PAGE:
How Effective Do Consumers Find Social Cues in Advertising?

Source: May 22, 2013 by MarketingCharts staff


Some consumers are noticing brands’ attempts to promote their social presences in advertising, with some media channels more likely to elicit a response than others, according to[pdf] results from a Burst Media survey of more than 2,500 US online adults. Respondents reported being most likely to notice brand-related social accounts in online banner ads (27.2%), but a relatively high number also notice them in TV (24.1%) and print (21.1%) ads. Among those who recall brands promoting their social assets in digital ads, about 6 in 10 say the efforts are very (29.4%) or somewhat (31.6%) effective in prompting social interaction with those brands. A similar percentage (58.7%) feel the same way about social cues in TV ads.

Combining the percentage who recall social cues in ads with the percentage who find them effective yields a relative assessment of the effectiveness of different advertising media in prompting social interaction with brands. In descending order of effectiveness, the media are ranked as follows:

  • Digital ads – with 16.6% of respondents overall noticing cues in these ads and finding them effective in prompting social interaction with brands (27.2% noticing * 60.9% finding them very or somewhat effective);
  • TV ads – with 14.1% of respondents noticing the social cues and finding them effective (24.1% * 58.7%);
  • Print ads – with 11.1% noticing the cues and finding them effective (21.2% * 52.4%);
  • Radio ads – with 4.7% noticing cues and believing them to be effective (11.4% * 41.5%); and
  • Outdoor ads – with 3.7% recalling cues and finding them effective (9.5% * 39.4%).

Overall, 54.2% of female respondents and 48.6% of male respondents have performed some sort of brand-related social sharing activity as a result of seeing something on or in an ad. The study notes that such activity could include “liking a brand’s Facebook page, using a brand’s Twitter hashtag and/or posting a brand-related picture to Instagram.” Some demographic segments are more active than others in response to social cues in ads. They are: women aged 35-44 (65.3%); respondents aged 18-34 (56.9%); and men aged 18-24 (59.8%).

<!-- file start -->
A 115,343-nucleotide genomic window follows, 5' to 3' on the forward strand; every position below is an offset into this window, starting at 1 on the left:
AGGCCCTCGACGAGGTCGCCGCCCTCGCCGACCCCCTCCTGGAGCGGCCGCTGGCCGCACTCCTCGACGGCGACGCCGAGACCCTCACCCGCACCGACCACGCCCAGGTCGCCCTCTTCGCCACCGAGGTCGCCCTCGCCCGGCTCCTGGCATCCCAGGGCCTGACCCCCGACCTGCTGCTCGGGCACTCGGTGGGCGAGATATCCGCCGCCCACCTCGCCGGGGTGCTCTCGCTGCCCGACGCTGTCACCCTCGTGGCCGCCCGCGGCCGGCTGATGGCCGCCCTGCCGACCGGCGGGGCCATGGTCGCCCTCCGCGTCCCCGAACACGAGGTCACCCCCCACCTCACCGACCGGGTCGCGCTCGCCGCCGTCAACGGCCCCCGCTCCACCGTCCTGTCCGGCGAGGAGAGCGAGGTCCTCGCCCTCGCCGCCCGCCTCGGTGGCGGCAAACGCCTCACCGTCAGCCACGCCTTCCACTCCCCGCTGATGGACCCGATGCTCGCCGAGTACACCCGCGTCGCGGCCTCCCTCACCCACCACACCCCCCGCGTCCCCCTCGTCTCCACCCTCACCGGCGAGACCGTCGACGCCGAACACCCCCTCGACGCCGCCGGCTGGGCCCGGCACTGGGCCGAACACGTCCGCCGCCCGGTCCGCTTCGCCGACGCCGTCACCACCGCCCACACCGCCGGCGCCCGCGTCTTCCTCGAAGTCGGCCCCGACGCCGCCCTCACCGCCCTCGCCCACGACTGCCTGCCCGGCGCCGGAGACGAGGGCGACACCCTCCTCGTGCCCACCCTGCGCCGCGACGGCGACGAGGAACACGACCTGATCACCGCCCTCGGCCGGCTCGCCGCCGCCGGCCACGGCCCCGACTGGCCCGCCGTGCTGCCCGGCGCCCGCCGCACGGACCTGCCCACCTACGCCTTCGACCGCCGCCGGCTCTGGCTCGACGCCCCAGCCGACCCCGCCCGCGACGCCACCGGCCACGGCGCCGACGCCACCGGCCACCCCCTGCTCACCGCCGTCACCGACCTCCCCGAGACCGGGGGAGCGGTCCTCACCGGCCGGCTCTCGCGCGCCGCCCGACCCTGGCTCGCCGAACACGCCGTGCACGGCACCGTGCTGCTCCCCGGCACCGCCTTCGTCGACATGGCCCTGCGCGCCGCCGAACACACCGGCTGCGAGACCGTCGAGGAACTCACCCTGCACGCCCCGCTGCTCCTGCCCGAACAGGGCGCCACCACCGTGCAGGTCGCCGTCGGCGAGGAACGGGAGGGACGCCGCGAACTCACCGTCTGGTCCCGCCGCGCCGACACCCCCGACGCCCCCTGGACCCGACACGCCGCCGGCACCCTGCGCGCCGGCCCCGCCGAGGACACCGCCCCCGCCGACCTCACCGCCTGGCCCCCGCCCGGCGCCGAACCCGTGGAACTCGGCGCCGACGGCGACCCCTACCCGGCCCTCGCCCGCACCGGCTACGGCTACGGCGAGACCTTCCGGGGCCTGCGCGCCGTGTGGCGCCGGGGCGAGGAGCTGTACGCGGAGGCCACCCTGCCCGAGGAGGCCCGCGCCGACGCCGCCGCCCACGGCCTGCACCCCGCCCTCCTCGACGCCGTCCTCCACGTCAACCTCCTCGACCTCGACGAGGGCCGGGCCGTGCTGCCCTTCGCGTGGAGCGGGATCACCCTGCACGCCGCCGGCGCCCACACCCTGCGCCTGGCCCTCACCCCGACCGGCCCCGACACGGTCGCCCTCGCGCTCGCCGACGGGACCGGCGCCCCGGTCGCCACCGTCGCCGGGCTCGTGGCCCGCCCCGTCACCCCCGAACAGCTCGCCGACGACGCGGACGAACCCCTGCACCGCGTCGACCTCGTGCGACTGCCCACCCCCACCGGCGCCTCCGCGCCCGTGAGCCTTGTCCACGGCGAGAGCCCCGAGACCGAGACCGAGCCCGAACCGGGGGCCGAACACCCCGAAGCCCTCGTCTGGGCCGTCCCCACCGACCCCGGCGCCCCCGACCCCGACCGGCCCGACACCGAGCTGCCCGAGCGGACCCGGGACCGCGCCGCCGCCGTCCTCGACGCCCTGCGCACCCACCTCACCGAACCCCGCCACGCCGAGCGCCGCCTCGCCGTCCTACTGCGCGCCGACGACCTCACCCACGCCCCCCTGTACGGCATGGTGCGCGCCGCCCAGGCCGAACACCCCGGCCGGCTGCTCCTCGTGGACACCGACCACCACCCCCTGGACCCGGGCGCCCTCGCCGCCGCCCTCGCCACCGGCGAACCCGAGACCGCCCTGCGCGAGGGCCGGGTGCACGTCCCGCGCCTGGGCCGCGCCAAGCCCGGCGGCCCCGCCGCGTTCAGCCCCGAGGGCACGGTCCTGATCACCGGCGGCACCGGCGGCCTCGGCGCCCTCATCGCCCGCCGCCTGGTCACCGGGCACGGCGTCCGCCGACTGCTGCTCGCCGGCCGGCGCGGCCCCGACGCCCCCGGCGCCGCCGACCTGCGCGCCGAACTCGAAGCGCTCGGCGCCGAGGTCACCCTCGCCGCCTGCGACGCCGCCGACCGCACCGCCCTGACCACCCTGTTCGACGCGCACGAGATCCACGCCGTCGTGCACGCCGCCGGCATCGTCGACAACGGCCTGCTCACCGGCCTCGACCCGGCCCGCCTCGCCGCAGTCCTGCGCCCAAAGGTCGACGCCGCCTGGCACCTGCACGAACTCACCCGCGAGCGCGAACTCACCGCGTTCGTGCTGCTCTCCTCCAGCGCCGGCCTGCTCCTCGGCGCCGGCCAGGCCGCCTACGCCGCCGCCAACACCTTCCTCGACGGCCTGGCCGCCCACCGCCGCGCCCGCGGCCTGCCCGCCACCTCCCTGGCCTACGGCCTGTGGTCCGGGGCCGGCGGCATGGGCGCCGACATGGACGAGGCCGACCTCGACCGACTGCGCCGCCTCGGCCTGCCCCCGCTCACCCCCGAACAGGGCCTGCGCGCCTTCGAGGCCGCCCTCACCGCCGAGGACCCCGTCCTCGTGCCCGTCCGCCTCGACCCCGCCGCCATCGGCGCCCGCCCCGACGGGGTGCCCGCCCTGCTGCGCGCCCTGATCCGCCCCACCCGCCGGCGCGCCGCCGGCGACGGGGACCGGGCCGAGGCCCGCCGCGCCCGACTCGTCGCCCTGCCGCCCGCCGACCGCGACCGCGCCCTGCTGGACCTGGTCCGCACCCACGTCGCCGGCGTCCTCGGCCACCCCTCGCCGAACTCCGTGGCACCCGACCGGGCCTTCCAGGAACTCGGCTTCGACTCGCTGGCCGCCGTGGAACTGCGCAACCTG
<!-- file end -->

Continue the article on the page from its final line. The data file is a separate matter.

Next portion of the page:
Other Findings:

  • Respondents aged 18-34 are especially more likely to see online ads (67.6%) than TV ads (60.6%) as effective in driving social interactions (among those who recall seeing brands’ social cues in those ads).
  • Women aged 18-34 are the most likely to see online ads as effective in this regard (73.9%), with fewer finding TV ads to be effective (59.1%).

About the Data: Burst Media conducted its survey in March 2013.


Search Dominates as E-Commerce Traffic Driver, But Social’s Probably Undervalued

Source: May 23, 2013 by MarketingCharts staff


Compared to email (2.82%) and social media (1.55%), search (31.43%) is easily the primary driver of direct e-commerce traffic,according to [download page] the latest quarterly report from Monetate covering Q1 activity. That’s the way it has been for some time now, and probably will be for the foreseeable future, at least when considering that the share of e-commerce traffic coming from both social and email decreased in Q1 compared to a year earlier. But the researchers make a valid point that is bolstered by other recent studies: these findings are based on a last-touch attribution model, which typically undervalues social’s role significantly.

That point was made recently by Aggregate Knowledge, but it isn’t the first to make it. Adobe put forward the same argument earlier this month, and last year. Google gives the argument some steam withsome hard data: according to a review of US Google Analytics accounts with e-commerce tracking enabled, Google found that after display clicks, social media is the channel most often used in the earlier part of the online path to purchase (as an “assist”), rather than as a “last interaction.” The next channel most heavily used in the earlier part of the purchase journey? Email. Meanwhile, direct and organic search show up as the channels most active as last interactions.